From the thump of midnight on August 15, 1947, India has had an eventful journey. Elaborate plans coupled with many trials and errors have helped it carve its status as the largest democracy and the sixth-largest economy in the world.
It has now become one of the fastest moving economies in the world, with an aspiration to reach high middle income status by 2047 and a goal to achieve net-zero emission by 2070.
According to the World Bank Poverty and Inequality Portal and Macro Poverty Outlook, Spring 2023, in the past two decades India made remarkable progress in reducing extreme poverty. According to estimates, the country has halved the share of population living in extreme poverty i.e. below $2,15 per person per day.
Although there are still many challenges persisting ahead with the aim of decreasing child malnutrition rate, inequality in consumption, unemployment, let's take a look at India’s development across several indicators as we complete 76 years of Independence this August 15.
Exports are considered one of the key factors driving the economy of the country. During 1950-51, the country merely exported $1.27 billion worth goods and services across the globe.
Moreover, the country posed many challenges in terms of foreign trade after independence. Demand for imports was much higher than the exports, making it stagnant for many years.
With the adoption of the 1991 reforms, that is, after the implementation of liberalisation, privatisation and globalisation (LPG) policies, India opened its economy to the world.
Currently, India's overall exports in June 2023 is estimated at $60.09 Billion. The country's trade deficit improved by 28.26 percent during April-June 2023 to $ 22.59 Billion from $31.49 Billion in April-June 2022.
India's exports in the FY23 rose 6 percent to $447 as against $442 billion in FY22.
The foreign Exchange Reserves (Forex Reserves) in India are the foreign assets held or controlled by the country's central bank and these reserves are made of gold or a specific currency.
Since the 1990s, India's Forex Reserves have witnessed tremendous growth. According to the ministry of Information and Broadcasting data, the country's forex reserve which stood at $9.22 Billion in 1991-92, jumped to $ 607 billion in 2021-22. Currently, it has passed the $600 billion mark for the first time since May 2022 and as of July 14, India's forex reserves stood at $609 billion making a 15-month high.
Food grain production
India's food grain production has witnessed a remarkable rise since its independence.
According to the data released by the government, in 1950-51, the country produced 50.82 million tonnes of food grains. The production has witnessed a surge since then. In the year 2021-2022, the country recorded the highest ever food grain production of 314.51 million tonnes.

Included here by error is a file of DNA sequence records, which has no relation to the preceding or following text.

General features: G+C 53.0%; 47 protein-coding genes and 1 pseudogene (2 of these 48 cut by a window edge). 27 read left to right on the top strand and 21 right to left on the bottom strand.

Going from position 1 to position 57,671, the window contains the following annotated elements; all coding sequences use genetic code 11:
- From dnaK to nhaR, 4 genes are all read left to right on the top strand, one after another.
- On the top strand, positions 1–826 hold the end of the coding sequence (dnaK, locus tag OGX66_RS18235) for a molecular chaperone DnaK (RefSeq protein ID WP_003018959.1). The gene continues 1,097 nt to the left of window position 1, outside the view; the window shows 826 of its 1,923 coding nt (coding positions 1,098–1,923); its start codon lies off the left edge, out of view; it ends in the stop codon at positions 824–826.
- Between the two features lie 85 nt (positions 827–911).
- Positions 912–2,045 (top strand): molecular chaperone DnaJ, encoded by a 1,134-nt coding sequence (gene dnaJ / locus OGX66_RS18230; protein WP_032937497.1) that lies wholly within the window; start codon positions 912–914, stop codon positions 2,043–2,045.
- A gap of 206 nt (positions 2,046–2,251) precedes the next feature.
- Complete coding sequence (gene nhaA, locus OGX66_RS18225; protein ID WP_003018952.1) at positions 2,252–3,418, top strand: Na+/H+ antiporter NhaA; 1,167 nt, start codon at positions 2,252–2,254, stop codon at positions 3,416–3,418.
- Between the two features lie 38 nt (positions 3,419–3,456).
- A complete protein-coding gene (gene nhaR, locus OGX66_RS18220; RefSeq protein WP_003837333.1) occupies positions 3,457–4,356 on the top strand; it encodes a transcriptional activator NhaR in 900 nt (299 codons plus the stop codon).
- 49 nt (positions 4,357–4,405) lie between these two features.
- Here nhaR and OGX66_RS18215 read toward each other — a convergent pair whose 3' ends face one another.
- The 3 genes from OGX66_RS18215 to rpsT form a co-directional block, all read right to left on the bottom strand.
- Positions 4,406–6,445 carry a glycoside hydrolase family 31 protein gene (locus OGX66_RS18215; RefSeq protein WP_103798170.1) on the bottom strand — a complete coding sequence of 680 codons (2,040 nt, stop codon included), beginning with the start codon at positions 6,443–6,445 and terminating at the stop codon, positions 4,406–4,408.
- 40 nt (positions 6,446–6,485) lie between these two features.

According to estimates, the total food grain production in the country in 2022-2023 is set to go up 330 million tonnes.
India's aviation sector is considered to be one of the fastest growing and largest in south Asia with almost 70 percent of domestic traffic and it is a significant contributor to the country's economy.
Currently, India is the third largest aviation market in the world. The sector contributes to five percent of GDP and four million jobs.
Power sector growth
After Independence, India has witnessed a significant surge in the power sector. Currently it is the third largest consumer and producer of electricity worldwide, with an installed power capacity of 416.59 GW as of April 30, 2023.
As per the National Infrastructure Pipeline 2019-25, energy sector projects accounted for the highest share (24 percent) out of the total expected capital expenditure of $ 1.4 trillion (Rs. 111 lakh crore). The total FDI inflow in the power sector reached $ 16.57 billion between April December 2022.
At the time of Independence, the total power generation capacity in the country was merely 1,362 MW and the overall per capita electricity consumption was limited to 16 units only.
India was classified as a 'third-world' country during the time of independence from British rule in 1947. But over the past seven decades, it has witnessed a significant growth in various sectors and made a significant remark across the globe.
It is currently classified as a developing nation, with a GDP growth of $3.30 trillion, literacy rate of 77.70 percent in 2022 from 18.3 percent in 1951 and a life expectancy at birth of 70.15 in 2020 (from 49.7 in 1970-75).
As a developed country is characterised by its high level of economic growth, standard of living, and higher per capita income as well as performing well on the Human Development Index (HDI) which includes education, literacy and health, India still needs to continue its significant growth ahead to reach as a developed country.